Wireless LAN startup promises new approach

Promises to lower costs and ease management

A Silicon Valley startup is about to unveil what it says will be the next generation wireless LAN, one that will sidestep the drawbacks of today's controller-based network architecture.

Aerohive Networks plans to announce its first two products later next month. President and CEO David Flynn won't give the game away beforehand, but in an e-mail exchange he makes clear that he thinks the time is ripe to do away with the costs and the separate management and security structures demanded by WLANs based on thin access points and controllers.

"Traditional controller-based solutions, in the process of solving the issues of [first-generation] autonomous access points, have introduced opaque overlay networks, performance bottlenecks, single points of failure, increased latency and substantially higher costs to enterprise networks," Flynn writes.

Flynn sounds like he could be describing something that's a generation old, when in fact it's been barely five years since the first WLAN switches, now usually called controllers, were introduced. Controllers took over many of the functions of conventional, or thick, access points, allowing new access points to be little more than radios. Network management, authentication and security, radio frequency management, and roaming between access points and subnets were now handled by the controllers.

The performance bottlenecks cited by Flynn seem rare today, but that could change as vendors release starting this year new products based on draft 2 of the IEEE 802.11n high throughput WLAN standard. When configured to take full advantage of the multiple-input multiple output (MIMO) radio technology, 802.11n WLANs will achieve data rates around 300Mbps or even higher, compared to a maximum of 54Mbps today. Depending on the actual traffic and the capacity of the WLAN controllers and the access layer switches, there could be performance issues in some cases.

As for the Aerohive alternative, Flynn will only say that the start-up is building WLAN infrastructure gear that's designed for cost-effective, convenient deployment, but can be scaled to support mid-market to very large enterprise WLANs.

Aerohive has advertised for engineers with experience in embedded Linux, experience in XML, SOAP, and SNMP agent; and in creating algorithms for automatically adjusting radio channels and power levels, for a range of IEEE 802 wireless technologies.

Those requirements suggest a compact Linux-based platform, implemented partly on the access point and partly in backend software that may or may not be on a dedicated Aerohive box. The use of Web services would make it possible to more easily integrate the Aerohive platform with enterprise network management, authentication and security systems.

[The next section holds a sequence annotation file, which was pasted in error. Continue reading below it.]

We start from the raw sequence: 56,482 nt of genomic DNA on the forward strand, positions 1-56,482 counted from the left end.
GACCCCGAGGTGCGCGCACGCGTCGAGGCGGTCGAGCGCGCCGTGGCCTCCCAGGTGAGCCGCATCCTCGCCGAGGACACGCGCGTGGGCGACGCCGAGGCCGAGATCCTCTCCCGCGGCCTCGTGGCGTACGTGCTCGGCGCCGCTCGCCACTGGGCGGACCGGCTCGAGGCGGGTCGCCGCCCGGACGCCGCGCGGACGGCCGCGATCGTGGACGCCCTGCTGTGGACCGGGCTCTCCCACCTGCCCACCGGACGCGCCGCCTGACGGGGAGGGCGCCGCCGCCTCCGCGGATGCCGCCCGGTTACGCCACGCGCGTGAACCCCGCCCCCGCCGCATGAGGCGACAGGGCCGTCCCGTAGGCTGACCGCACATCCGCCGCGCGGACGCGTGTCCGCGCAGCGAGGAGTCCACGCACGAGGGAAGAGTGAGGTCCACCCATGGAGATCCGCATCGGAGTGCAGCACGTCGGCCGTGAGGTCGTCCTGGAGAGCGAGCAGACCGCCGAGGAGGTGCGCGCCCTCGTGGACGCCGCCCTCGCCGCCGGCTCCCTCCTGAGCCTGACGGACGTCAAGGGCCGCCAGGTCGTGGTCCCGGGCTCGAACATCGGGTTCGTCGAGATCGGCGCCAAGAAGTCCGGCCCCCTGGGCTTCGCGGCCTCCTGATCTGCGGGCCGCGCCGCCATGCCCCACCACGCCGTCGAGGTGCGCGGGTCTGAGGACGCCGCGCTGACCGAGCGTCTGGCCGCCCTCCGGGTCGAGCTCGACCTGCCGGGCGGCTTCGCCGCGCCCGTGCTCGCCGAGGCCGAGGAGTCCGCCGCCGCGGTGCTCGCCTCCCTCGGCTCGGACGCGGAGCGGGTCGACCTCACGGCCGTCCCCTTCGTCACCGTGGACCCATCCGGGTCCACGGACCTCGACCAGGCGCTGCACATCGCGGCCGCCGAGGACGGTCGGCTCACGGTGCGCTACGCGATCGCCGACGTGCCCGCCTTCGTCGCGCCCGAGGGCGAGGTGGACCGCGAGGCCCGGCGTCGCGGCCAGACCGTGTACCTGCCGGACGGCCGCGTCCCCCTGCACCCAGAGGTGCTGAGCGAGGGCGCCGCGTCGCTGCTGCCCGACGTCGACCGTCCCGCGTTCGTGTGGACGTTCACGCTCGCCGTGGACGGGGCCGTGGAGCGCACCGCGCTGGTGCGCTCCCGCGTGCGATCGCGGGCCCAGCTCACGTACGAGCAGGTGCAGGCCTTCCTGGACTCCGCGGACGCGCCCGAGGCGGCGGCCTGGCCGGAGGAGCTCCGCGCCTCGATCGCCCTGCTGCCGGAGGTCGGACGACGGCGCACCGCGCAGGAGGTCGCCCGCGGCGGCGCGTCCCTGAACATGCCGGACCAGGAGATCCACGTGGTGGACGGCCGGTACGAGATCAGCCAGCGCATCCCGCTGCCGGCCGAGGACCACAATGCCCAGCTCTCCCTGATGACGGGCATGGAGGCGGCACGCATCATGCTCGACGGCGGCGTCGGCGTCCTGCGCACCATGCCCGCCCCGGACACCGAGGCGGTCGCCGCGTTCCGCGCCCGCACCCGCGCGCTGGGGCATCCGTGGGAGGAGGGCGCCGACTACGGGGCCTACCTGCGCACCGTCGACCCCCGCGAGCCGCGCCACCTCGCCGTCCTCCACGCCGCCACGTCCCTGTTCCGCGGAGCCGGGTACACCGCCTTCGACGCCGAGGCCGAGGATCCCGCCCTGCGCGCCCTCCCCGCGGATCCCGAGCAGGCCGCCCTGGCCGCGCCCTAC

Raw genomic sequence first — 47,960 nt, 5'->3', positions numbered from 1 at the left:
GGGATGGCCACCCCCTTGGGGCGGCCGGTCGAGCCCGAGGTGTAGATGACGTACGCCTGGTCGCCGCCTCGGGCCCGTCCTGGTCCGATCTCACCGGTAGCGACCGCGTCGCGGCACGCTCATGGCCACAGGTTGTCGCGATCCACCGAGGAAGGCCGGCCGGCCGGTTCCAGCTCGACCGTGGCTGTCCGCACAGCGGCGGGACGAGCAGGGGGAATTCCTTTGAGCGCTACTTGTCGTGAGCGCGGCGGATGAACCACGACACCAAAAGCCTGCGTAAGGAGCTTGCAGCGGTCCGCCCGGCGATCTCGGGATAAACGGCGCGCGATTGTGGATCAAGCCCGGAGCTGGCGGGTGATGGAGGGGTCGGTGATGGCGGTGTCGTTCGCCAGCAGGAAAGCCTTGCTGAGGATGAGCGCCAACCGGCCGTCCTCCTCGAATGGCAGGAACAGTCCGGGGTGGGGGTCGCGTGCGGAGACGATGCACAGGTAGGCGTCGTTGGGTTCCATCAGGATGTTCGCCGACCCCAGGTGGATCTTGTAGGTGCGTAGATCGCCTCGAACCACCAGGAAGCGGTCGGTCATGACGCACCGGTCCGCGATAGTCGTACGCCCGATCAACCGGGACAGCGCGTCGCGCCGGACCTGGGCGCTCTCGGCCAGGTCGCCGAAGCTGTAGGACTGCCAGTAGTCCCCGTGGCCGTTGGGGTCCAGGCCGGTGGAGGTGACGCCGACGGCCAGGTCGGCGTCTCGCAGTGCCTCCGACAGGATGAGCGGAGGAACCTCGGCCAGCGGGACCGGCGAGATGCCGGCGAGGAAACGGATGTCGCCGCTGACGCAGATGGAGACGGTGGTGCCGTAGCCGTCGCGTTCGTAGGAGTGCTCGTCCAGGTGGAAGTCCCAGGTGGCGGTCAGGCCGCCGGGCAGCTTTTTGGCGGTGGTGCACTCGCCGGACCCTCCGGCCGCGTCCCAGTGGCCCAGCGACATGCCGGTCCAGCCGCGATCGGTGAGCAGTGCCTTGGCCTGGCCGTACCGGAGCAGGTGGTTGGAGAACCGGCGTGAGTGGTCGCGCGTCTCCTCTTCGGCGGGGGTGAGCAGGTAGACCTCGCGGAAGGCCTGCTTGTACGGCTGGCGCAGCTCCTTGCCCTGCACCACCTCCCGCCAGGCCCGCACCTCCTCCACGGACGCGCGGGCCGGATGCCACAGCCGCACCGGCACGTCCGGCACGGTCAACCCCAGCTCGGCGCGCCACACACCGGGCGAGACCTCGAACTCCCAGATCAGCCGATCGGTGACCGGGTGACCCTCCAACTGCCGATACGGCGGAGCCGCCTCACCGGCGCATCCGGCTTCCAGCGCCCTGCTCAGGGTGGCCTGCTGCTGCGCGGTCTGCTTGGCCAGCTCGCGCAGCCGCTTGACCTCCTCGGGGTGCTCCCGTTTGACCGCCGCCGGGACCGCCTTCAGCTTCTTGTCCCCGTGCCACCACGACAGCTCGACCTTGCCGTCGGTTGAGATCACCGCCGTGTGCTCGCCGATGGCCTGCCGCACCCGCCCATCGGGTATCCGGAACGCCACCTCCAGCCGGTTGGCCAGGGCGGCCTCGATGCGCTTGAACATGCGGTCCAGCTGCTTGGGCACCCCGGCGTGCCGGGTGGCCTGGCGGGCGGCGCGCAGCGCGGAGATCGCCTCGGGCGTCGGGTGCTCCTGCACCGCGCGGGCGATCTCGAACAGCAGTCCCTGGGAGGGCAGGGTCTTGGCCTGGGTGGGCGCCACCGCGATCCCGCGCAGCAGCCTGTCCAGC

Without going into details, the company has said the new products will be "optimized" for voice over WLANs. That will mean support for a variety of voice and QoS protocols, support for IP PBXs, and an architecture that can minimize latency and adjust to potentially large numbers of mobile IP phone users moving unpredictably around the enterprise.

One option for Aerohive is some kind of "integrated" switch family , the members of which can process both wired and wireless traffic. These boxes could be installed at either the access or distribution layer, gradually replacing existing LAN switches.

But that would mean Aerohive is betting that enterprises would be willing to gamble on a brand new WLAN entrant to replace part of their incumbent switch vendor's product line. That seems like a long shot for big companies committed to Cisco or another big vendor.

Yet Aerohive's founders and top managers know what big vendors are like. Most of them have a connection with NetScreen, a firewall and VPN vendor, that made inroads with enterprise customers, went public, and was then acquired for a whopping US$4 billion by Juniper. Flynn was part of that team, along with Aerohive co-founder and CTO Changming Liu.

Two other Aerohive board members, who also held top positions at NetScreen, are Aerohive's money men, Feng Deng and Yan Ke, both co-founders of Northern Light Venture Capital. As with Flynn and Liu, both men held senior positions at NetScreen. All four went on to hold senior positions at Juniper. Their earlier backgrounds include stints at Intel, 3Com, Cisco and Nortel.

Gavin Zhu is Aerohive's other co-founder, and currently general manager of the company's China operations. He founded Blootech, a company focused on wireless personal-area networking.

Also backing the venture is Lightspeed Venture Partners, represented on the board by Christopher Schaepe, a 15-year veteran of funding early-stage technology start-ups.

This story, "Wireless LAN startup promises new approach" was originally published by Network World.

Copyright © 2007 IDG Communications, Inc.

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